Synaptotagmin IV (Syt IV) is an immediate early gene induced by depolarization in rat PC12 cells and in rat hippocampus. We prepared an antiserum to Syt IV protein. The 46-kDa Syt IV protein is nearly undetectable by western blotting in unstimulated PC12 cells. After depolarization, Syt IV increases rapidly, peaks at 4 h, and decays to near baseline levels by 12 h. Forskolin stimulation also leads to rapid Syt IV protein accumulation. The rate of Syt IV protein synthesis, determined by labeling with radioactive amino acids and immunoprecipitation, is low in unstimulated PC12 cells, but increases over the first 3 h after forskolin stimulation and remains elevated for several hours. Syt IV protein is relatively labile; metabolically labeled Syt IV has a half-life of ~2 h in PC12 cells. Sucrose density gradient fractionation and vesicle immunoisolation experiments suggest that Syt IV protein is present in both synaptic-like microvesicles and secretory granules. Vesicles immunoisolated from forskolin-treated PC12 cells with anti-Syt I antibody contain radioactively labeled Syt IV, demonstrating that Syt I and Syt IV colocalize in common vesicles. These results suggest that Syt IV protein, after its stimulation-induced synthesis, is rapidly transported to secretory vesicles where it may transiently modulate the exocytotic machinery.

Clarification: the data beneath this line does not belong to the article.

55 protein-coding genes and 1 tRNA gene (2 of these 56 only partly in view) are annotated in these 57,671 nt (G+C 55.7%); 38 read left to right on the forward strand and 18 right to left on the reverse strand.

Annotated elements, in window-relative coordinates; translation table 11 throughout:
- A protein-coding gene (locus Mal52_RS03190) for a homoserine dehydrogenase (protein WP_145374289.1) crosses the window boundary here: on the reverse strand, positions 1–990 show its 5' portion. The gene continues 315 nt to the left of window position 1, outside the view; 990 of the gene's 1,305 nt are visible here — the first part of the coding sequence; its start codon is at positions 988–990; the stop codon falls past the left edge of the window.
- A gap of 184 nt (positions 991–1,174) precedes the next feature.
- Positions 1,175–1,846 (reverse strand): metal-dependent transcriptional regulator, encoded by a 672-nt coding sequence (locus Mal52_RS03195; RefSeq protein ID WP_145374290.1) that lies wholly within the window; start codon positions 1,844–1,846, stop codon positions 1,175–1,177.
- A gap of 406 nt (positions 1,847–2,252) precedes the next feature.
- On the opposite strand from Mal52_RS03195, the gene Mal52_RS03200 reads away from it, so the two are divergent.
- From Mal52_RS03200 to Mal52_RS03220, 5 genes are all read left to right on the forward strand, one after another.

|Original language||English (US)|
|Number of pages||11|
|Journal||Journal of neurochemistry|
|State||Published - 1999|
- Immediate early genes.
- PC12 cells
- Synaptic vesicles
ASJC Scopus subject areas
- Cellular and Molecular Neuroscience